What follows doesn't alter the fact that London needs a lot of houses across every tenure but it does provide a little context and suggests that we need a better understanding of the drivers for housing demand in the metropolis. And hopefully gets us past articles filled with stuff like this:
She puts the micro-boom in Hackney down to the post-Olympics changes that have transformed an area which once had failing schools and high crime into a part of London appreciated for its architecture, parks and cafes, but which remains just affordable to people no longer able to live more centrally.
The problem with this is that discussing Hackney's delights (or the weird world in which it has become some sort of attractive neighbourhood) doesn't really help us understand "the heart of the housing bubble". It just tells us that house prices are going up in Hackney. Indeed, Hackney, like its next door neighbour Islington, has seen prices rise significantly faster than the London average.
This graph is something of an education for anyone considering London's housing situation (you can see a bigger version here):
The demand illustrated in the article above is younger, as the author makes clear:
Everyone who comes in is white, and in their late 20s and 30s, unless they are older parents accompanying their children; this demographic is repeated at each of the nine viewings and open days that Keatons allows us to attend over three days.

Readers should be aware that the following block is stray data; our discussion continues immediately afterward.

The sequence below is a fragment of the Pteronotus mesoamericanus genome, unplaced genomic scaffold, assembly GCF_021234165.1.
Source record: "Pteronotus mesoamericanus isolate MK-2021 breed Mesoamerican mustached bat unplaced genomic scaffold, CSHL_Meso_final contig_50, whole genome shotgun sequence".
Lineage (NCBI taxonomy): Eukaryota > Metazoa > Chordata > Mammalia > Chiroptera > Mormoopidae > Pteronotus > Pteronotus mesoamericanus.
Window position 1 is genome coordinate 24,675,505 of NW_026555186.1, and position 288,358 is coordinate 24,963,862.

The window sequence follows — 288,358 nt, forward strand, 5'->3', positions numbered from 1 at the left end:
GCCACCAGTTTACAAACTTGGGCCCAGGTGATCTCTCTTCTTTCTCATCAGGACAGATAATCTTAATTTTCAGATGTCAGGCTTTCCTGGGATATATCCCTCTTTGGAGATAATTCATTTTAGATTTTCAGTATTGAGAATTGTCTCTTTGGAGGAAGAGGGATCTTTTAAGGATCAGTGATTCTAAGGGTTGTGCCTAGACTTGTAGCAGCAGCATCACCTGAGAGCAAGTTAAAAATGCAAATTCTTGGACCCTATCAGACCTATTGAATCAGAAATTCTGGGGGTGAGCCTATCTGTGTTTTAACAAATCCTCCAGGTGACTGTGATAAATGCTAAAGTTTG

The question isn't just how long all this can go on before the bubble pops (the answer, if other international cities are any guide, is 'a lot longer than you think') but where are the workers going to live? Of course the folk spending £700,000 on a three-bed terrace in Hackney* will be working (very hard I suspect too) but in their offices there will be people on half the money.
For some of these people the answer is that they're at home with mum (which is not really sustainable), in expensive rented flats, probably sharing or else cramming onto a train from Southend, Chatham or Peterborough where they still have an outside chance of being able to afford either rents or a mortgage.
There's nothing new in this pattern - back in 1987 when I left London, I had a boss who commuted in from Eastborne and colleagues whose commute was from Peterborough, Maidstone and Hemel Hempstead. But it reminds us of the devil's deal we've done - constraining new build, limiting permitted development and making no compromise on London's green belt has been great news for property owners in the metropolis but not so great for the population who want to buy or rent property.
Add the time and cost of actually getting a planning permission on land you're allowed to develop and we have a recipe for a housing market so schlerotic that repeated heart attacks are simply inevitable. So I find it bizarre to hear London politicians opposing more liberal permitted development rights (converting empty shops into homes, for example), proposing daft politicies like rent controls and even suggesting tighter controls on housing development.
What we need to hear from these London politicians are proposals for planning reform. We never do though.
*We don't have these problems in Bradford. £700,000 would get you at least half-a-dozen three-bed terraces more if you're not too fussy about quality or location